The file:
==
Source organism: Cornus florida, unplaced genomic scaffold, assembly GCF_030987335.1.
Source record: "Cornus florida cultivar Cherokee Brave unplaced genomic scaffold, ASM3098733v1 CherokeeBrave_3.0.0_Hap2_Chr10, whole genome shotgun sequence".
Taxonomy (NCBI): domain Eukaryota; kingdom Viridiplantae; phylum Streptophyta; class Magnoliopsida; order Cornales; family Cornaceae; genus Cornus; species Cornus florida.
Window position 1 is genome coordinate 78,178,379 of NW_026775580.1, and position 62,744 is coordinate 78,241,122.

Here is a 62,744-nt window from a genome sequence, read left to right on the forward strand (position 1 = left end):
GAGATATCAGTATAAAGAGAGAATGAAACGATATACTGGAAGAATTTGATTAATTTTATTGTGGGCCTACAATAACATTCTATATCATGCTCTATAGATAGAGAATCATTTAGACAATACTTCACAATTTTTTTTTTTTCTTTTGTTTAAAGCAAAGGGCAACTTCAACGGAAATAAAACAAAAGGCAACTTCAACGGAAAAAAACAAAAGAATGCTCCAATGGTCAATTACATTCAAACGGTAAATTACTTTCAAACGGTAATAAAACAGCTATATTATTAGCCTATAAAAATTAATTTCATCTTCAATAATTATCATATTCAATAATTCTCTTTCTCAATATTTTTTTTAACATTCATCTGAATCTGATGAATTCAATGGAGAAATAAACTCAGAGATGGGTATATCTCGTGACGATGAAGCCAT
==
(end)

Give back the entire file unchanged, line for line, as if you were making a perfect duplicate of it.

Source organism: Cornus florida, unplaced genomic scaffold, assembly GCF_030987335.1.
Source record: "Cornus florida cultivar Cherokee Brave unplaced genomic scaffold, ASM3098733v1 CherokeeBrave_3.0.0_Hap2_Chr10, whole genome shotgun sequence".
Taxonomy (NCBI): domain Eukaryota; kingdom Viridiplantae; phylum Streptophyta; class Magnoliopsida; order Cornales; family Cornaceae; genus Cornus; species Cornus florida.
Window position 1 is genome coordinate 78,178,379 of NW_026775580.1, and position 62,744 is coordinate 78,241,122.

Here is a 62,744-nt window from a genome sequence, read left to right on the forward strand (position 1 = left end):
GAGATATCAGTATAAAGAGAGAATGAAACGATATACTGGAAGAATTTGATTAATTTTATTGTGGGCCTACAATAACATTCTATATCATGCTCTATAGATAGAGAATCATTTAGACAATACTTCACAATTTTTTTTTTTTCTTTTGTTTAAAGCAAAGGGCAACTTCAACGGAAATAAAACAAAAGGCAACTTCAACGGAAAAAAACAAAAGAATGCTCCAATGGTCAATTACATTCAAACGGTAAATTACTTTCAAACGGTAATAAAACAGCTATATTATTAGCCTATAAAAATTAATTTCATCTTCAATAATTATCATATTCAATAATTCTCTTTCTCAATATTTTTTTTAACATTCATCTGAATCTGATGAATTCAATGGAGAAATAAACTCAGAGATGGGTATATCTCGTGACGATGAAGCCAT